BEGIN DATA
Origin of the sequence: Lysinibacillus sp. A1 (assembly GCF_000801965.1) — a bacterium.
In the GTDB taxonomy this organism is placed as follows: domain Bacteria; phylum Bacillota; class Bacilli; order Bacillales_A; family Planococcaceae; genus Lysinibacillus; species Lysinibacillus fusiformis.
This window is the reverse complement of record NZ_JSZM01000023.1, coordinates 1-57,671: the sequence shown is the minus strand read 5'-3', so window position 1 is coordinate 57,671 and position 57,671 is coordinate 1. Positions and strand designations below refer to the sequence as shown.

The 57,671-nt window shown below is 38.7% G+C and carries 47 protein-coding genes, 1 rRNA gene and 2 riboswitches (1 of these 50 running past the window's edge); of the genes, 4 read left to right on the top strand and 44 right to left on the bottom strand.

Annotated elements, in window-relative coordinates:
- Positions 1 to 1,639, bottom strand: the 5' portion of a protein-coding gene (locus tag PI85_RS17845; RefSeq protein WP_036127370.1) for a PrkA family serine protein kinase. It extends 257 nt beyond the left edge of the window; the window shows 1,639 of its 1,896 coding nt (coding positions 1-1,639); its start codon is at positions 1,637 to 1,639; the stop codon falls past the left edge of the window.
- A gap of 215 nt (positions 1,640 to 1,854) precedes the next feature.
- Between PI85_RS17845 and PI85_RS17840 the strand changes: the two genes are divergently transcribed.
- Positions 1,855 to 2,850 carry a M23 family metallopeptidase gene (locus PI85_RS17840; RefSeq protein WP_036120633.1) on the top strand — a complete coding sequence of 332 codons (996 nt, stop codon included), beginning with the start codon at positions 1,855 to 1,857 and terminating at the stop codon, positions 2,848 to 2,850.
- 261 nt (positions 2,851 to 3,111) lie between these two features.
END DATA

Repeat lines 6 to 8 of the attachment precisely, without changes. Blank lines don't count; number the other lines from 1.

- Positions 1 to 1,639, bottom strand: the 5' portion of a protein-coding gene (locus tag PI85_RS17845; RefSeq protein WP_036127370.1) for a PrkA family serine protein kinase. It extends 257 nt beyond the left edge of the window; the window shows 1,639 of its 1,896 coding nt (coding positions 1-1,639); its start codon is at positions 1,637 to 1,639; the stop codon falls past the left edge of the window.
- A gap of 215 nt (positions 1,640 to 1,854) precedes the next feature.
- Between PI85_RS17845 and PI85_RS17840 the strand changes: the two genes are divergently transcribed.